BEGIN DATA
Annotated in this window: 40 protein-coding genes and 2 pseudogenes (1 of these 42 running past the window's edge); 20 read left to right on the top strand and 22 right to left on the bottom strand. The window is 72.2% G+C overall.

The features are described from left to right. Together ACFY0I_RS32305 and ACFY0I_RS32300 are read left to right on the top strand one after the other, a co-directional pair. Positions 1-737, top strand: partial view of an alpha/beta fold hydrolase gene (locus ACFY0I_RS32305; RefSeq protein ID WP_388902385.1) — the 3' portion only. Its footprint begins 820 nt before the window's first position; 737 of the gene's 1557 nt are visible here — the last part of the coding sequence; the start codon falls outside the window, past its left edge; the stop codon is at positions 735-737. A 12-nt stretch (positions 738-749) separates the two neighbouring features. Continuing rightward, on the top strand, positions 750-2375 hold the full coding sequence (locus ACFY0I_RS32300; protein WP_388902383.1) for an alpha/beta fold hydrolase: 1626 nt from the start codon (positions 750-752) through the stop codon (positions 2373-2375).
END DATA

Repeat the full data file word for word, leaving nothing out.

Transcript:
Annotated in this window: 40 protein-coding genes and 2 pseudogenes (1 of these 42 running past the window's edge); 20 read left to right on the top strand and 22 right to left on the bottom strand. The window is 72.2% G+C overall.

The features are described from left to right. Together ACFY0I_RS32305 and ACFY0I_RS32300 are read left to right on the top strand one after the other, a co-directional pair. Positions 1-737, top strand: partial view of an alpha/beta fold hydrolase gene (locus ACFY0I_RS32305; RefSeq protein ID WP_388902385.1) — the 3' portion only. Its footprint begins 820 nt before the window's first position; 737 of the gene's 1557 nt are visible here — the last part of the coding sequence; the start codon falls outside the window, past its left edge; the stop codon is at positions 735-737. A 12-nt stretch (positions 738-749) separates the two neighbouring features. Continuing rightward, on the top strand, positions 750-2375 hold the full coding sequence (locus ACFY0I_RS32300; protein WP_388902383.1) for an alpha/beta fold hydrolase: 1626 nt from the start codon (positions 750-752) through the stop codon (positions 2373-2375).